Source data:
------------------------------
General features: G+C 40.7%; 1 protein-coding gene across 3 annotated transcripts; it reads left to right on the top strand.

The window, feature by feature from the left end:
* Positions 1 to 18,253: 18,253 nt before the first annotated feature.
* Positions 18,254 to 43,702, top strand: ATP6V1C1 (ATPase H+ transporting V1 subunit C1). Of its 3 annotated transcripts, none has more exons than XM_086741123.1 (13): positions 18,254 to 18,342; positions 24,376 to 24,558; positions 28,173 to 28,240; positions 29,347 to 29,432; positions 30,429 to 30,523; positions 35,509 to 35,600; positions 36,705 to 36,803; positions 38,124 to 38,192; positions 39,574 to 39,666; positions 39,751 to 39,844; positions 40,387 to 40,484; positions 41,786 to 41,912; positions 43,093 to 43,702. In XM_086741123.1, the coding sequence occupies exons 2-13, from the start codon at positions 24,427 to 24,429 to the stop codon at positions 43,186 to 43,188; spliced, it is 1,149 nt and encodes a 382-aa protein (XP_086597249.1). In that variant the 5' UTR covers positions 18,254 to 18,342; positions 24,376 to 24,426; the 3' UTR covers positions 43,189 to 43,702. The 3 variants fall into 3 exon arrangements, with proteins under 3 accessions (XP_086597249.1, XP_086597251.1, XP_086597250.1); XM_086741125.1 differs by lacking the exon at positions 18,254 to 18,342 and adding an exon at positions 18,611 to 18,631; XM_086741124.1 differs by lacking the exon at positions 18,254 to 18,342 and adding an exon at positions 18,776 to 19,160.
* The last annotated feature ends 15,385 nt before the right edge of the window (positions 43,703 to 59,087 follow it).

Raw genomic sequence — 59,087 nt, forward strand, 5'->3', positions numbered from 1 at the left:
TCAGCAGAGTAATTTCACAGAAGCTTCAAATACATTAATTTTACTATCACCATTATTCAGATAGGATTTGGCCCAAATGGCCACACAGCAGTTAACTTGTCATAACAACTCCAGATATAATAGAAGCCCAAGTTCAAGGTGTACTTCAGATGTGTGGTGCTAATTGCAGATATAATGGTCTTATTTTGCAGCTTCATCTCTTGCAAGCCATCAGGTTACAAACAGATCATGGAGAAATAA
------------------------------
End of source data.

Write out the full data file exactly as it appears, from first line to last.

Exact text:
General features: G+C 40.7%; 1 protein-coding gene across 3 annotated transcripts; it reads left to right on the top strand.

The window, feature by feature from the left end:
* Positions 1 to 18,253: 18,253 nt before the first annotated feature.
* Positions 18,254 to 43,702, top strand: ATP6V1C1 (ATPase H+ transporting V1 subunit C1). Of its 3 annotated transcripts, none has more exons than XM_086741123.1 (13): positions 18,254 to 18,342; positions 24,376 to 24,558; positions 28,173 to 28,240; positions 29,347 to 29,432; positions 30,429 to 30,523; positions 35,509 to 35,600; positions 36,705 to 36,803; positions 38,124 to 38,192; positions 39,574 to 39,666; positions 39,751 to 39,844; positions 40,387 to 40,484; positions 41,786 to 41,912; positions 43,093 to 43,702. In XM_086741123.1, the coding sequence occupies exons 2-13, from the start codon at positions 24,427 to 24,429 to the stop codon at positions 43,186 to 43,188; spliced, it is 1,149 nt and encodes a 382-aa protein (XP_086597249.1). In that variant the 5' UTR covers positions 18,254 to 18,342; positions 24,376 to 24,426; the 3' UTR covers positions 43,189 to 43,702. The 3 variants fall into 3 exon arrangements, with proteins under 3 accessions (XP_086597249.1, XP_086597251.1, XP_086597250.1); XM_086741125.1 differs by lacking the exon at positions 18,254 to 18,342 and adding an exon at positions 18,611 to 18,631; XM_086741124.1 differs by lacking the exon at positions 18,254 to 18,342 and adding an exon at positions 18,776 to 19,160.
* The last annotated feature ends 15,385 nt before the right edge of the window (positions 43,703 to 59,087 follow it).

Raw genomic sequence — 59,087 nt, forward strand, 5'->3', positions numbered from 1 at the left:
TCAGCAGAGTAATTTCACAGAAGCTTCAAATACATTAATTTTACTATCACCATTATTCAGATAGGATTTGGCCCAAATGGCCACACAGCAGTTAACTTGTCATAACAACTCCAGATATAATAGAAGCCCAAGTTCAAGGTGTACTTCAGATGTGTGGTGCTAATTGCAGATATAATGGTCTTATTTTGCAGCTTCATCTCTTGCAAGCCATCAGGTTACAAACAGATCATGGAGAAATAA